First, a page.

How have the Eagles become so good so quickly? A few weeks back I looked at the reasons for Collingwood’s drop off in form, using average Champion Data (SuperCoach) player ratings for their main 22 players in 2011 and 2012. I found then that the reason for the Pies’ relatively cold streak appeared to be mainly due to injuries, and conjectured that they would get better as players returned.
For the Eagles though the reasons for their improvement are more multi-faceted than this. In 2010, when they finished last, a lot of things went wrong for them. Since then a lot of things have gone right. Let’s start by looking at the average player ratings for their main 22 players in each of 2010 and 2011.
A couple of points to note: first, the Eagles had a lot of injuries in 2010. Picking their main 22 was a tough task, but in both 2010 and 2011 I’ve picked the 22 players who played the most games, even though Andrew Strijk gets into the Eagles’ main 22 in 2010 with just 10 games. Second, I think that Champion Data adjusted their formulas between 2010 and 2011 so that ruckmen were rated more highly, so keep this mind when looking at the scores of Dean Cox and Nic Naitinui.
That said, these seem to be the main reasons why the Eagles improved so much from 2010 to 2011:
· Of the players who were 'core' in both 2010 and 2011, there was a significant improvement in production in 2011 by Cox, Scott Selwood, Josh Kennedy, Naitanui, and Quinten Lynch. Lynch was hampered by injury in 2010, and even though Cox played every game in 2010 it was clear at the time he was hampered too. The other three players are all very young, so it is not too big a surprise to see that they improved.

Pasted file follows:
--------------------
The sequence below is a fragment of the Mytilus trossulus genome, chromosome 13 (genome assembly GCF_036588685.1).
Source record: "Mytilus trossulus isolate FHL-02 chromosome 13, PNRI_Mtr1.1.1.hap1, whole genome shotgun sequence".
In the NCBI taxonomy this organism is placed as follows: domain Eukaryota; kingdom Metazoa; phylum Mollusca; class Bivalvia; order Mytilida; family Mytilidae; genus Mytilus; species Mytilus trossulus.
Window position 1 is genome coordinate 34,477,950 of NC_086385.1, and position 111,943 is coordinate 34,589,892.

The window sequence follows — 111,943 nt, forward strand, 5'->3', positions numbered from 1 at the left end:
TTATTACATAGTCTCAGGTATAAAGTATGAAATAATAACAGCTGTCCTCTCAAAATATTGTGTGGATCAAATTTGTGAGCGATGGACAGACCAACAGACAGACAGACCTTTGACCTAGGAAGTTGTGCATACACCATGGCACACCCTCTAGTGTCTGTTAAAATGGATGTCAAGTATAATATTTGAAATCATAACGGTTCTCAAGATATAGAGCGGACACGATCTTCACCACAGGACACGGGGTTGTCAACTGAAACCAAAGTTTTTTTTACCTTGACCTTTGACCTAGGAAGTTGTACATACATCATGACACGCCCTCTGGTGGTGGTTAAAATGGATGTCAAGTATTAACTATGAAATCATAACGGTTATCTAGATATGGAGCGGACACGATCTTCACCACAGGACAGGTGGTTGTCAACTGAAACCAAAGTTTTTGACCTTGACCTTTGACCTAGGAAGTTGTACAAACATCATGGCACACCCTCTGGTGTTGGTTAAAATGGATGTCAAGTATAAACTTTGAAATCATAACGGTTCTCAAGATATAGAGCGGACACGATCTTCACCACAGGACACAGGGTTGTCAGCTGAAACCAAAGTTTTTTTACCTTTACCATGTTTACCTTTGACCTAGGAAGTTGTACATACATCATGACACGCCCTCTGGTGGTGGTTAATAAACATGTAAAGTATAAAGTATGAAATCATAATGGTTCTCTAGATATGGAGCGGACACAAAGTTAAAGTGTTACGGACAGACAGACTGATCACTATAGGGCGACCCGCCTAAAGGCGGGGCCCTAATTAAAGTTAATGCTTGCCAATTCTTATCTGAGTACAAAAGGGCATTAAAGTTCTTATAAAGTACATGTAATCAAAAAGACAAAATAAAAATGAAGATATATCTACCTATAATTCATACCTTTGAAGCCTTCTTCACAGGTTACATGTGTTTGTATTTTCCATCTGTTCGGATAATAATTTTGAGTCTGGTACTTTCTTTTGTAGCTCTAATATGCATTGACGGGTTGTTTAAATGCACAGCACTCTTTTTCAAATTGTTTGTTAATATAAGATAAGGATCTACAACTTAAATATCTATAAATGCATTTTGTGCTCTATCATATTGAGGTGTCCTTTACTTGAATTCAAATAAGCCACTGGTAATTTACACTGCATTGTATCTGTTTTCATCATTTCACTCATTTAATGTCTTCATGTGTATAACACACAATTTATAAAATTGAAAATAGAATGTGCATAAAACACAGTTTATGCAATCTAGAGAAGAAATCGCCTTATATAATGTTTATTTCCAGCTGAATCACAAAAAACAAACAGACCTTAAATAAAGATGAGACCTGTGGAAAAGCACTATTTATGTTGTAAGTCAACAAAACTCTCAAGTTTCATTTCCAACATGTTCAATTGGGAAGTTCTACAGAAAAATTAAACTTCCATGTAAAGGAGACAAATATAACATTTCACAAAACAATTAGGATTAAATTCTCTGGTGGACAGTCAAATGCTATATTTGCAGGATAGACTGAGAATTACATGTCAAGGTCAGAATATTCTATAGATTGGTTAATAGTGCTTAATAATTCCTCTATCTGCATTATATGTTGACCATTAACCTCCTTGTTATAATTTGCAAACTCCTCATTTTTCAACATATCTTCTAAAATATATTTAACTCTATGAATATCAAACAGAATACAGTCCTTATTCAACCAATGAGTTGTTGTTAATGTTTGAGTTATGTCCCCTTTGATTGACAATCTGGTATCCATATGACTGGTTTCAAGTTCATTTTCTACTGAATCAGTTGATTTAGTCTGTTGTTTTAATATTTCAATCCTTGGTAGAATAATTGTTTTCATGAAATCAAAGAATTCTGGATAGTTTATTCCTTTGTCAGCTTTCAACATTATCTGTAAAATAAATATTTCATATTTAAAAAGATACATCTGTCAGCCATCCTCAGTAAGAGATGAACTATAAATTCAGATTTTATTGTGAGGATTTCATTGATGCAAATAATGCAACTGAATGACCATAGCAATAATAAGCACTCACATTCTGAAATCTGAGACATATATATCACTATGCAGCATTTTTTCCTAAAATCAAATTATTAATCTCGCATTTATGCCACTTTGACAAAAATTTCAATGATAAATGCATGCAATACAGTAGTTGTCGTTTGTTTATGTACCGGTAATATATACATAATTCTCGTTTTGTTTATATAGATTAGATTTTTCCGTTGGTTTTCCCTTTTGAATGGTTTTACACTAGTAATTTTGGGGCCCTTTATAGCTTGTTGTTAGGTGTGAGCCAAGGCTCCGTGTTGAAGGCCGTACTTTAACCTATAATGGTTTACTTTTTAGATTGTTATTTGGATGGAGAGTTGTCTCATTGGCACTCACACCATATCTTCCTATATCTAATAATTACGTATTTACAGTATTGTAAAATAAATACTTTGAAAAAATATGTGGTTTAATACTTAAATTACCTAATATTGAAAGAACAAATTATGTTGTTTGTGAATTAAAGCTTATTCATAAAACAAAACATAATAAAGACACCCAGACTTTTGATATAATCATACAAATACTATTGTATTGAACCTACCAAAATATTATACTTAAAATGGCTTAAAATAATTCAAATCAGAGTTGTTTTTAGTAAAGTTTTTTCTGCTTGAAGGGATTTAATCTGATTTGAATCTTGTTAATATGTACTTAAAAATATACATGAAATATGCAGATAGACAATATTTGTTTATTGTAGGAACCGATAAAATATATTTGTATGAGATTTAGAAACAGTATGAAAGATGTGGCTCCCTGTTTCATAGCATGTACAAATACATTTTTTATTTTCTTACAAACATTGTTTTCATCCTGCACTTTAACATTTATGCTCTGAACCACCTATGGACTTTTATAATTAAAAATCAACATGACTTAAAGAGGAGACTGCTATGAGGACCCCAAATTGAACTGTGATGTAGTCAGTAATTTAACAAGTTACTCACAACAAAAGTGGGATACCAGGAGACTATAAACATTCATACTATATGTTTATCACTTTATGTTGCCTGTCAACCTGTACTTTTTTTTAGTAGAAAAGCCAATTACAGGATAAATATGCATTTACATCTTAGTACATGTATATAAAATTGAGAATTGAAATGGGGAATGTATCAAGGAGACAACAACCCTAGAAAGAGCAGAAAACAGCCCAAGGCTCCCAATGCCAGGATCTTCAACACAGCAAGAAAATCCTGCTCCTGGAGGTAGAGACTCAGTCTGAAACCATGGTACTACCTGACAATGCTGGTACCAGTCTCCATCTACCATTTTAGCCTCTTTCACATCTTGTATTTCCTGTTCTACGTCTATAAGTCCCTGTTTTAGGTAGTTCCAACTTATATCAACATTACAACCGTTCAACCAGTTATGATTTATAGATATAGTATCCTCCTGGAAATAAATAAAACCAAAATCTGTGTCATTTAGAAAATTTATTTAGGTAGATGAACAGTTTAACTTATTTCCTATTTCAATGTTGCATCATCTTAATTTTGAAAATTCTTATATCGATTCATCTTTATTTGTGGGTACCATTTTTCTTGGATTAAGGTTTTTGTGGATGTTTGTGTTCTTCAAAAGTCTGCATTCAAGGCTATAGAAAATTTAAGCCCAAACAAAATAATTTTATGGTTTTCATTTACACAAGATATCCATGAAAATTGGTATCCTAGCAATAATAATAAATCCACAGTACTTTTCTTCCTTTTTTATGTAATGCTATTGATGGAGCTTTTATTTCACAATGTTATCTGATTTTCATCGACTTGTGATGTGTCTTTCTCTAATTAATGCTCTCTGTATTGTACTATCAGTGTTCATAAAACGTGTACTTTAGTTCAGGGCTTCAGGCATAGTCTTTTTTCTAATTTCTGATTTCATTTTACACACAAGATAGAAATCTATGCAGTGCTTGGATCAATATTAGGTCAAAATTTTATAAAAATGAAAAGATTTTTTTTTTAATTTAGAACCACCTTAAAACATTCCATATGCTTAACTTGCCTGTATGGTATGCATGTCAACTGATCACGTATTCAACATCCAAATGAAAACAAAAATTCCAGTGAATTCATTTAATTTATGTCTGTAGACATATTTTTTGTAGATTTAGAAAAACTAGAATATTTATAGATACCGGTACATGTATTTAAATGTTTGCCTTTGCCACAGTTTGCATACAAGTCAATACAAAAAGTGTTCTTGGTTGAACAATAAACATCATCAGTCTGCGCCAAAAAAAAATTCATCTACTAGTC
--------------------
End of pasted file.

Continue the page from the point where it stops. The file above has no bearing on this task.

· Apart from Cox and Lynch, Daniel Kerr, Sam Butler, Mark Nicoski and Darren Glass also suffered from injuries in 2010, and their return in 2011 seemed to help the side. By ‘help the side’ I mean one could say that they were better than the players they replaced (although in the case of a key defender like Glass it’s hard to tell this from the ratings).
· The new players in West Coast’s main 22 were all useful additions: namely Luke Shuey, Andrew Gaff and Jack Darling (particularly Shuey).The Eagles have maintained their form, and possibly improved, in 2012. Let’s see how the 2012 team compares with that 2010 campaign:
Again, the return of some senior players (Cox, Kerr, Glass) to full health has helped, and the new additions (Shuey, Gaff, Darling) have been even better in 2012. Part of the story though may be a natural maturation of players: some players that are now reaching their mid-20s (Beau Waters, Will Schofield, Matt Rosa, Eric MacKenzie, Shannon Hurn) all seem to have improved somewhat, and some players that are now in their early-20s — Selwood, Naitanui, and Chris Masten — appear to have improved dramatically. Or maybe coach John Worsfold has just picked up his game in getting this team to perform! Either way, given that most of this team is still quite young, we could see some more improvement yet.